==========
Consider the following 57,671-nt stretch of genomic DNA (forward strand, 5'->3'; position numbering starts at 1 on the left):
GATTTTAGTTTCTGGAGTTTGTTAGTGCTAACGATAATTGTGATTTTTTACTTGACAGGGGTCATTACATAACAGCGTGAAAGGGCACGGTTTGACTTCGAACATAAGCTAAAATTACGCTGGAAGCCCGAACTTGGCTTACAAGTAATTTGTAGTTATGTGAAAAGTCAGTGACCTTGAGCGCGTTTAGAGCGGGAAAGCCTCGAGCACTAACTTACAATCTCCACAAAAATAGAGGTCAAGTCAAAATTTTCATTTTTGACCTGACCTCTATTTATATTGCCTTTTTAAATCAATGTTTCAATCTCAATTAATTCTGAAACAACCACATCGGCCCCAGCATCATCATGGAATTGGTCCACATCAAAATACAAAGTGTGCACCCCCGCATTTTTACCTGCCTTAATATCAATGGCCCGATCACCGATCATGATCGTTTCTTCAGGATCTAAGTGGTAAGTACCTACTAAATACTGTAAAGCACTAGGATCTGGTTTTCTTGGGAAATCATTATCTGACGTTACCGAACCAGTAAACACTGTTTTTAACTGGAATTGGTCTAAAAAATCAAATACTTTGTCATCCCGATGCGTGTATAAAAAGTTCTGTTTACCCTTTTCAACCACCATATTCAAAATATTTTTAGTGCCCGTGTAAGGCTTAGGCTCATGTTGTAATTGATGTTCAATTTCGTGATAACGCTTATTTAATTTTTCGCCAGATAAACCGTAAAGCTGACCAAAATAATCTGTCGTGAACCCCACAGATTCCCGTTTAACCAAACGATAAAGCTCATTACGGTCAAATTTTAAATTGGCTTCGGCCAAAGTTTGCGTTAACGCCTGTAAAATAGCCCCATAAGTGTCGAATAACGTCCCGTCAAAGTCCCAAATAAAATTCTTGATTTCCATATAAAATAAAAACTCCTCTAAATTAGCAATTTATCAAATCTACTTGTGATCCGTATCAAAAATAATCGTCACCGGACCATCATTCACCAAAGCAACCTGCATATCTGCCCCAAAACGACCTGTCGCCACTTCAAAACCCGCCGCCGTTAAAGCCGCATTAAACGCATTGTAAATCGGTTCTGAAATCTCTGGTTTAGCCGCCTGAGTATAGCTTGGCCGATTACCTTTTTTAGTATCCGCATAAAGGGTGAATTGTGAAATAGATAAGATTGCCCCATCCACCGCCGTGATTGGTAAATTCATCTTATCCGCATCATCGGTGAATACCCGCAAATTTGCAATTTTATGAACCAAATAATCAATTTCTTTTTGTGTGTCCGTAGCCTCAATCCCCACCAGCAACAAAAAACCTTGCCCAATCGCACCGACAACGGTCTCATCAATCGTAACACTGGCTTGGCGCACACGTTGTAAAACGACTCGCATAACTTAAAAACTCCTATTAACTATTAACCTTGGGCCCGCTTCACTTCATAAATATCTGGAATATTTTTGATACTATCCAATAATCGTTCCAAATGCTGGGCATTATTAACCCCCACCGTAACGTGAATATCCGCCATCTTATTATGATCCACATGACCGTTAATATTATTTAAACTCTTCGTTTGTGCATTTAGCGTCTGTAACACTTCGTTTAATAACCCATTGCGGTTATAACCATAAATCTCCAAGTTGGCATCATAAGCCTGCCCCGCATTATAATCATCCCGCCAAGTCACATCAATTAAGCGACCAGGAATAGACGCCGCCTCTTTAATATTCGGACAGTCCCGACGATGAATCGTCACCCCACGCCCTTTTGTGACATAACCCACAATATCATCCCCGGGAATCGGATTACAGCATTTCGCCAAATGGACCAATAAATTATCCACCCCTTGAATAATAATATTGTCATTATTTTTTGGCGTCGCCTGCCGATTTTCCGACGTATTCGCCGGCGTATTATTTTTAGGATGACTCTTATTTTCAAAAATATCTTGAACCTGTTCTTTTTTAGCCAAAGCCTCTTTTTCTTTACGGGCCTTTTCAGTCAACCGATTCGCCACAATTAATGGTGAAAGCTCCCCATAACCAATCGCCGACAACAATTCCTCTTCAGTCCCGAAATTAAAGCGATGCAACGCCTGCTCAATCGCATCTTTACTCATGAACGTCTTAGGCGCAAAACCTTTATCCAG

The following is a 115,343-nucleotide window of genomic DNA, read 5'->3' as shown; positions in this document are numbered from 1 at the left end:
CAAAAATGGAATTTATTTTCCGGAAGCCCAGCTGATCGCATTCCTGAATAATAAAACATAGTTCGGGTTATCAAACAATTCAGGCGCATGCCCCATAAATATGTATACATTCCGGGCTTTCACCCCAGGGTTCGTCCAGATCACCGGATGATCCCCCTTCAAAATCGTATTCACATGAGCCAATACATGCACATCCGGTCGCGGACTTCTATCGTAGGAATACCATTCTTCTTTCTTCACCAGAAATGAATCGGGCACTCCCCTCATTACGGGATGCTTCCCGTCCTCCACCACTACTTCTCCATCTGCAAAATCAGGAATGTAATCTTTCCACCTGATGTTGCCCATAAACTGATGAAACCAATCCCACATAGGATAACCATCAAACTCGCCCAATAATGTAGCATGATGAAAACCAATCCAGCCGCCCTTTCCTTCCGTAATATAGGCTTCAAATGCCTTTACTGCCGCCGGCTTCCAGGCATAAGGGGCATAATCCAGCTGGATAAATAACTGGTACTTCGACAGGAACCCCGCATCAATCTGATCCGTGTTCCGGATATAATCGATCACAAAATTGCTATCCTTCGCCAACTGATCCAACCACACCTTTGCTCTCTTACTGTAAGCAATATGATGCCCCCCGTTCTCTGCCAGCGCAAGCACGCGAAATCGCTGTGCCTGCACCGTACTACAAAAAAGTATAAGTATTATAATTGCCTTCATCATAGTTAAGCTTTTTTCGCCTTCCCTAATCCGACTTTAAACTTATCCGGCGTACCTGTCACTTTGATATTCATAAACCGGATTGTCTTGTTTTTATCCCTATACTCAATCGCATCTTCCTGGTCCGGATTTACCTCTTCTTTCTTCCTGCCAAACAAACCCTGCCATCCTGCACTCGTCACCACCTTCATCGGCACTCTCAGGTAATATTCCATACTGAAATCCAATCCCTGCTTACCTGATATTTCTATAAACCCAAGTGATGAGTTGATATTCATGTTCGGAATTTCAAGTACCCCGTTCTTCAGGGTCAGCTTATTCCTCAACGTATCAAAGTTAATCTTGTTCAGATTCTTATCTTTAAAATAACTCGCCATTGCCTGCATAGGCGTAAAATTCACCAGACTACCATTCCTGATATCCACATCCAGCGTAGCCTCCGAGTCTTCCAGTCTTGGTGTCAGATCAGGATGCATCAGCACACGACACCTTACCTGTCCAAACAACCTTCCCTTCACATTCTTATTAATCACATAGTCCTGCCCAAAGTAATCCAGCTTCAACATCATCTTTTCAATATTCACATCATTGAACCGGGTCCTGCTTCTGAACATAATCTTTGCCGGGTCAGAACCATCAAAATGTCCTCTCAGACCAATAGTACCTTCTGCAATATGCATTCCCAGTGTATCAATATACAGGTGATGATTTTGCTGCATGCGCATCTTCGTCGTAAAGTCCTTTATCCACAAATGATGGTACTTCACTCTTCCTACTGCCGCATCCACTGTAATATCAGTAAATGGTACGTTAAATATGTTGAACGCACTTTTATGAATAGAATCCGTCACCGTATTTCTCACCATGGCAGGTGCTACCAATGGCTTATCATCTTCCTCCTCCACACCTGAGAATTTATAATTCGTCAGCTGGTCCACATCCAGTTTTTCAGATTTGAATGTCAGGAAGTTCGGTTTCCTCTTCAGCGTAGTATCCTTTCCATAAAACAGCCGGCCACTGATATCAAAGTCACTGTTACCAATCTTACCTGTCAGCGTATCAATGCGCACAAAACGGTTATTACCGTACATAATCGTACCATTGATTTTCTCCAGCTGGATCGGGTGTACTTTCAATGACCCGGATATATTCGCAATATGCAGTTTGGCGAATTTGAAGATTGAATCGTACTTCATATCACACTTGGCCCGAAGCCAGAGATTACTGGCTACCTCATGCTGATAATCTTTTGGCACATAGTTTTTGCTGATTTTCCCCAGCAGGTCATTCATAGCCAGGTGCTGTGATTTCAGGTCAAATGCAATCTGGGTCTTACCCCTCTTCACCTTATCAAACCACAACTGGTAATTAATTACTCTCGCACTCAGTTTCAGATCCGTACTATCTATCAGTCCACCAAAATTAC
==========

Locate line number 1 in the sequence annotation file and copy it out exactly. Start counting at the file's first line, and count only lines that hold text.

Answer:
Consider the following 57,671-nt stretch of genomic DNA (forward strand, 5'->3'; position numbering starts at 1 on the left):